Tuesday, February 19, 2008


DDT ban denialist Tim Lambert accuses a new book, Fighting the Diseases of Poverty, of perpetuating lies in making what is in reality an uncontroversial observation about DDT non-use:
Over the last few decades, however, the [World Health Organization] has discouraged the use of DDT in member states – encouraged by environmentalists, who have often massively overstated the negative effects of DDT on human and animal health (Roberts et al., 2000). Until recently, most Western aid agencies discouraged the use of DDT and indoor residual spraying generally, and the WHO has provided little financial assistance to those governments that wish to go down this route.
The book is simply restating the carefully considered views of the Director of the World Health Organization’s Malaria Department:
Even though indoor spraying with DDT and other insecticides had been remarkably effective preventing malaria sickness and death where used, this strategy seemed to have been abandoned by most countries nearly 30 years ago. By the early 1980s, WHO was no longer actively promoting it.

Some people told me that there was a good reason why its wide scale use had been phased out. I was told the practice was unsafe for humans, birds, fish and wildlife; that the use of DDT in the United States in the 1950s had led to the near extinction of the bald eagle. I was told that indoor spraying with DDT was “politically unpopular.”
But hey, it's no wonder Lambert thinks he knows more about the WHO than does the director of its Malaria Department; Lambert is, after all, a highly trained computer programmer.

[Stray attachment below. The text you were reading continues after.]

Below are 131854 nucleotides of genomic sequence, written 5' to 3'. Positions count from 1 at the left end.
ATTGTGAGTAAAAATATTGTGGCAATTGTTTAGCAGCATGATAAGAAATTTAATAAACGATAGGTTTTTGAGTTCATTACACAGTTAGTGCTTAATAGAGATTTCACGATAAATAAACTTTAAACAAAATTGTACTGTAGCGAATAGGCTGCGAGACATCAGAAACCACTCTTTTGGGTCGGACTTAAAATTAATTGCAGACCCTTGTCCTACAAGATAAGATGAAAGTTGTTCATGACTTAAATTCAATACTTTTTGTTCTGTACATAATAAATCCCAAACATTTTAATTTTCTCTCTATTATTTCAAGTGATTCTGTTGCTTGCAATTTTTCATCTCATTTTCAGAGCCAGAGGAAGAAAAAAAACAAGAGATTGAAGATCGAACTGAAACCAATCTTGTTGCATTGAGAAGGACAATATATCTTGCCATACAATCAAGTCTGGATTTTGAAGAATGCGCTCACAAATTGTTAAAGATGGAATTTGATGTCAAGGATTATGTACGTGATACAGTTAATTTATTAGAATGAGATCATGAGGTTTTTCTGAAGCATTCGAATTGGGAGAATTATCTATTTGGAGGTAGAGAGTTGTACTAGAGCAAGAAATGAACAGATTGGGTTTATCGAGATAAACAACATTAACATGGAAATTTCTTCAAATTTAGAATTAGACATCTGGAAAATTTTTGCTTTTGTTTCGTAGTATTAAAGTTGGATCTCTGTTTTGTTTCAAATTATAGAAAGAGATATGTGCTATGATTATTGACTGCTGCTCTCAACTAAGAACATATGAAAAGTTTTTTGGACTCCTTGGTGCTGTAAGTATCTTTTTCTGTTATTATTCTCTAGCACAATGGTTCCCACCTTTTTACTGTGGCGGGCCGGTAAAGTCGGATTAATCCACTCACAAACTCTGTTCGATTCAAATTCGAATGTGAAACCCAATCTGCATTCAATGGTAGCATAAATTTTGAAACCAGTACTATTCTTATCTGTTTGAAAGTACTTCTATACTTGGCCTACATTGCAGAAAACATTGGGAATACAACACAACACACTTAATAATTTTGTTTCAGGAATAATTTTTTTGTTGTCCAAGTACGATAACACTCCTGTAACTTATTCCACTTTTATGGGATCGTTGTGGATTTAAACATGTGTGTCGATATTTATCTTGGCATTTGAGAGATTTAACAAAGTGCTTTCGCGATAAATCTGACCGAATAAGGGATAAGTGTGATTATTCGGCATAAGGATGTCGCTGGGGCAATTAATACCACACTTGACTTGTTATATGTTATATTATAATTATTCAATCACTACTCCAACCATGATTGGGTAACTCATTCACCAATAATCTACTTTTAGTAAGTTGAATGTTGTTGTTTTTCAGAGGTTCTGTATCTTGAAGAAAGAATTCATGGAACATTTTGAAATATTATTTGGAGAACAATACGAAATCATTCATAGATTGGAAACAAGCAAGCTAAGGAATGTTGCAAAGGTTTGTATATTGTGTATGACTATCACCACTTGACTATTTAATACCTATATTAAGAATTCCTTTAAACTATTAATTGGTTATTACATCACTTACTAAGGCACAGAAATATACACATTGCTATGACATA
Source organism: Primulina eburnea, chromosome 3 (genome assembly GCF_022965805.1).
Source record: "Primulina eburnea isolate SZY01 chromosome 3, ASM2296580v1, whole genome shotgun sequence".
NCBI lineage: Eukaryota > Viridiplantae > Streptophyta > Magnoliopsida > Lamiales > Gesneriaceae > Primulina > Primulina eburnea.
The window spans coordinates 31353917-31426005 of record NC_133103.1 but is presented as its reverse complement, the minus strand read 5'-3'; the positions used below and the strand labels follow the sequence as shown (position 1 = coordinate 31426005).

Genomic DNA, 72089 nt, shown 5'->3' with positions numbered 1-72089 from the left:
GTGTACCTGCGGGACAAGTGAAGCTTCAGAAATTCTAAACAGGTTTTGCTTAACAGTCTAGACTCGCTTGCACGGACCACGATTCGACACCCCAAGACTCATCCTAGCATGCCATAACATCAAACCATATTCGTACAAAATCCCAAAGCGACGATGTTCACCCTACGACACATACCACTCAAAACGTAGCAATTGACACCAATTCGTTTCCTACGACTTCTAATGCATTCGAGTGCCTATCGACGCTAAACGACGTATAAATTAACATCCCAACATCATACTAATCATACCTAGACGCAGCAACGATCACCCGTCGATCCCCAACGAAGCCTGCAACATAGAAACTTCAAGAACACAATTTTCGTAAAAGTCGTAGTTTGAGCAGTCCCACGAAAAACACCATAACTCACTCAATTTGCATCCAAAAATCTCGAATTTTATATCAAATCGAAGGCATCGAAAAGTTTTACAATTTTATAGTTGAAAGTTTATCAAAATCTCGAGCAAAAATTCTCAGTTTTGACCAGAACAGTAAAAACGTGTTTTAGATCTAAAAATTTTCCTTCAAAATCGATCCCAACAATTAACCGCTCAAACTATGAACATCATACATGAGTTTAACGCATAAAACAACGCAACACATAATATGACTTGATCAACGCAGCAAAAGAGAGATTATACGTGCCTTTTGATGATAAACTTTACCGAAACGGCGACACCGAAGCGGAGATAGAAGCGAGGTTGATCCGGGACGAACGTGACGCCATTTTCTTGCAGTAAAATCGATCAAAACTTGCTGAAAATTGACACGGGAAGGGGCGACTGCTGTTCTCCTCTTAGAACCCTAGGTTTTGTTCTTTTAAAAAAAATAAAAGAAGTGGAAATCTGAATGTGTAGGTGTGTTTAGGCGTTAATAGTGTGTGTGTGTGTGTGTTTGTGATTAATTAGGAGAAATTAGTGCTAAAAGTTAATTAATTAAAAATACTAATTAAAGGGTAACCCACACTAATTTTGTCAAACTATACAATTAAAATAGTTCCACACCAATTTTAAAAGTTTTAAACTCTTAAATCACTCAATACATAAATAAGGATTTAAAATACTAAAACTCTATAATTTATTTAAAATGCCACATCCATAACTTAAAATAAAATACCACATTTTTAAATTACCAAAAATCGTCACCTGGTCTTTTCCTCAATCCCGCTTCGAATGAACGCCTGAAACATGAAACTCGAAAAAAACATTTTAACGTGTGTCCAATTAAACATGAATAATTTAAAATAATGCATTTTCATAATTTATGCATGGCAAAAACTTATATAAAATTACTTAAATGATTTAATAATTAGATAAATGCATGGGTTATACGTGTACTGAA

Update: school teacher Ed Darrell makes Lambert look honest by comparison. Ed has cranked out the following clangers in DDT related discussions:
  1. Water is carcinogenic.
  2. Required nutrient selenium is carcinogenic.
  3. Life is carcinogenic.
  4. DDT is classified as a human carcinogen.
  5. DDT must be a human carcinogen because “[t]here is no other substance known to be an mammal carcinogen that is not also carcinogenic in humans".
  6. "Hundreds died in Borneo of typhus and plague after DDT wiped out the predators of the vectors of those diseases.”
  7. Rachel Carson was a prominent scientist.
  8. Silent Spring contains no significant errors - not even Carson's claim that DDT caused a woman to develop and die of cancer over a period of some three months after using DDT in her basement.
  9. Acute DDT poisoning has caused human deaths.
  10. Eminent scientist Bruce Ames is "silly" and "misled" because he thinks the DDT threat overstated.
If Ed's at all representative, America's education system is screwed.


Anonymous Ed Darrell said...

You really have a grand imagination. But for a good fiction blog, you should choose something more interesting than health policy. Pick something you understand and can really parody.

2:18 PM  
Anonymous J F said...

Thanks for the link TRJ, i was strapped for time and didn't bother to look it up.

5:11 PM  

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